Bridon Ropes 1-2 Crowborough Athletic - This side never knows when it's beaten, says Crowborough Athletic boss Sean Muggeridge, unbeaten in 30 games

Wednesday 11th January 2017
Bridon Ropes 1 – 2 Crowborough Athletic
Location Meridian Sports & Social Club, 110 Charlton Park Lane, Charlton, London SE7 8QS
Kickoff 11/01/2017 19:45

BRIDON ROPES  1-2  CROWBOROUGH ATHLETIC
Macron Southern Counties East Football League Challenge Cup Third Round
Wednesday 11 January 2017
Stephen McCartney reports from Charlton Park Lane

CROWBOROUGH ATHLETIC manager Sean Muggeridge says his side never knows when its beaten after extending their impressive unbeaten run to 30 games.

The Crows sit proudly at the top of the Southern Counties East Football League Premier Division table with 15 wins, three draws and two defeats and Muggeridge made seven changes to the side that thrashed Eastbourne Town 6-0 in The Buildbase FA Vase Fourth Round at the weekend.

Hosts Bridon Ropes went into this Macron Southern Counties East Football League Challenge Cup Last 16 tie sitting in the top six in the First Division, with a playing record of 10 wins, six draws and five defeats.

The Charlton-based outfit asked their players for £10 subs prior to the game in the clubhouse, while Crowborough Athletic are one of the big hitters in the division above.

And when Adam Saunders slotted in his fifth goal of the season to give Bridon Ropes the lead in the first half, they were on course of pulling off their greatest ever result.

But Crowborough Athletic dominated the whole second half as they put the home side on the ropes, but the timings of the Crows goals was heartbreaking Bridon’s bravehearts.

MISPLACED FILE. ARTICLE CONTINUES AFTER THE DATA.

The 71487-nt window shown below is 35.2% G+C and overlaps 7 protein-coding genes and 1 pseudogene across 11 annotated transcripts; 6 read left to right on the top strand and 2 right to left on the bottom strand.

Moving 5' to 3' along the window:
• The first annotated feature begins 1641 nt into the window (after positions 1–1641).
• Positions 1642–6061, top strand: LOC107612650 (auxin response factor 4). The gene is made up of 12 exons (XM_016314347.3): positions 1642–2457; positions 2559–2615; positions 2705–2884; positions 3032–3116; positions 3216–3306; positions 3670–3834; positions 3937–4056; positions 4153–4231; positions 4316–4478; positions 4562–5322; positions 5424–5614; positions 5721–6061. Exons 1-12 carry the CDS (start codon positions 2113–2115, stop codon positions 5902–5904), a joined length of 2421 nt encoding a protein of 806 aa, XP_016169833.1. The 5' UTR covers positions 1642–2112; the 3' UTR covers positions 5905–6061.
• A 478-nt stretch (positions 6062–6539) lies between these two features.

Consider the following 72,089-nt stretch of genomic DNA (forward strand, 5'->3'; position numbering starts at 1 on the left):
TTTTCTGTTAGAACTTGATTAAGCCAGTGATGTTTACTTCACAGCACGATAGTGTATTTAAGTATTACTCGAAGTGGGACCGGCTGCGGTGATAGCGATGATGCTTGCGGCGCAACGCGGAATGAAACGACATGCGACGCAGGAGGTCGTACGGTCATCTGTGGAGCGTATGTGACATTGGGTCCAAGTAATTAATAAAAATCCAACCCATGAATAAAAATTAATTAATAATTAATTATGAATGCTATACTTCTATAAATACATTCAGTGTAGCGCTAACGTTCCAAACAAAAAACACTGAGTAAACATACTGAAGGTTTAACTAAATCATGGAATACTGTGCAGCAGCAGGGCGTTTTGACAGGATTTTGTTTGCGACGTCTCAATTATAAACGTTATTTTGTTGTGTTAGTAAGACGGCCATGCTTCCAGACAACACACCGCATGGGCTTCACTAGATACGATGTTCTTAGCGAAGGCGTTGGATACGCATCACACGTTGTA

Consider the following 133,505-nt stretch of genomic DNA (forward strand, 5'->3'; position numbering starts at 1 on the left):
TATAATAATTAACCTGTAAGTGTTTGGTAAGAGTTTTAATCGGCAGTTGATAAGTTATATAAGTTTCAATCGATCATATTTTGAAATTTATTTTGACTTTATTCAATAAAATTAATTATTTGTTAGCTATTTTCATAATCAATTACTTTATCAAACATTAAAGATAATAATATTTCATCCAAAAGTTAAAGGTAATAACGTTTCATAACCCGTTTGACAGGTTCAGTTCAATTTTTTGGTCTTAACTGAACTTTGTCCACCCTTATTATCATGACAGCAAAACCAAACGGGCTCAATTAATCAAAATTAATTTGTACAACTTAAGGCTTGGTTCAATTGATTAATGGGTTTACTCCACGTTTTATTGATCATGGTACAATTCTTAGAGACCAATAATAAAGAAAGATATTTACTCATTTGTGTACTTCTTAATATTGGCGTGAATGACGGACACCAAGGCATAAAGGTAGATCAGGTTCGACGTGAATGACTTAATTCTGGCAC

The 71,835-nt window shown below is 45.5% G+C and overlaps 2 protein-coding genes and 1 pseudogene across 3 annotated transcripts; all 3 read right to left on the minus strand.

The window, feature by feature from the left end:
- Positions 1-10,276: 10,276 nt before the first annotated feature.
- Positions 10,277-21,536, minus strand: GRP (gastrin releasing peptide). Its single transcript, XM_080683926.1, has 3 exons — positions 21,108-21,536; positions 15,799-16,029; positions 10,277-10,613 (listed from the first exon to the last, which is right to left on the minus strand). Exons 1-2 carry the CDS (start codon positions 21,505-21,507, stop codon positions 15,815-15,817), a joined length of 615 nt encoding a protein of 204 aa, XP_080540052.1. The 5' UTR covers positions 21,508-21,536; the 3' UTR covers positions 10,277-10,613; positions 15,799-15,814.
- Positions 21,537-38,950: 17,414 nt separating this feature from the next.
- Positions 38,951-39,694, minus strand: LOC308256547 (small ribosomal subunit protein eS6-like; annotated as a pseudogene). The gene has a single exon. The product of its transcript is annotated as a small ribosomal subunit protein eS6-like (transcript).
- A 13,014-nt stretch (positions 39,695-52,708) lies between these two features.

Both crosses came from their two wing-backs and both headed goals came late on.

Jason Barton headed in the equaliser, which was timed at 43:46 on the clock and Crowborough’s deserved winner, headed in by Ross Treleaven, who had earlier skied a penalty, scored his 15th goal of the season three minutes and 11 seconds into time added on.

“It was a very tough game for us,” admitted Muggeridge.

“We knew it would be tough because we knew sides below us are going to work really, really hard and they sat 11 behind the ball and we tried to break them down.  We weren’t good enough breaking them down in the first half.

“In the second half we played a lot better.  We didn’t play bad first half but we just couldn’t break them down.

“We made some changes, the changes made a lot of difference.  The players came on and livened it up and at the end we missed a penalty, we hit the post.  We had two cleared off the line. It was just unbelievable. I didn’t think it was going to be our day and then popped up with a header in the 89th minute and then we got the winner in the 93rd minute.

“The thing is it just epitomises this side really. It never knows when it’s beaten and this is what’s been getting us through, even when we’ve been playing badly we seem to get results and that’s the spirit and I’ve said about the camaraderie of the players in the changing room.

“I’ve got so much admiration for Bridon Ropes tonight because they were just superb in every way.  They made it difficult for us and they hassled us.  It was just one of the toughest games we’ve had all season. It was a little bit of quality in the end, but I think Bridon are a credit to their league. I feel really sorry for them because the way they worked hard, they probably deserved something.”

Bridon Ropes manager Mark Murison said:” We are, the players are gutted! That’s an understatement. Whenever you concede an 89th minute goal and a 93rd minute goal or whatever it was you’re going to be disappointed.  The players are going to be disappointed but as we’ve said they’ve taken a team, non-league team of the week, they’ve got a big budget, top of their league, looking like they’re going to be a Ryman team next year, three rounds away from Wembley, they’re a quality side.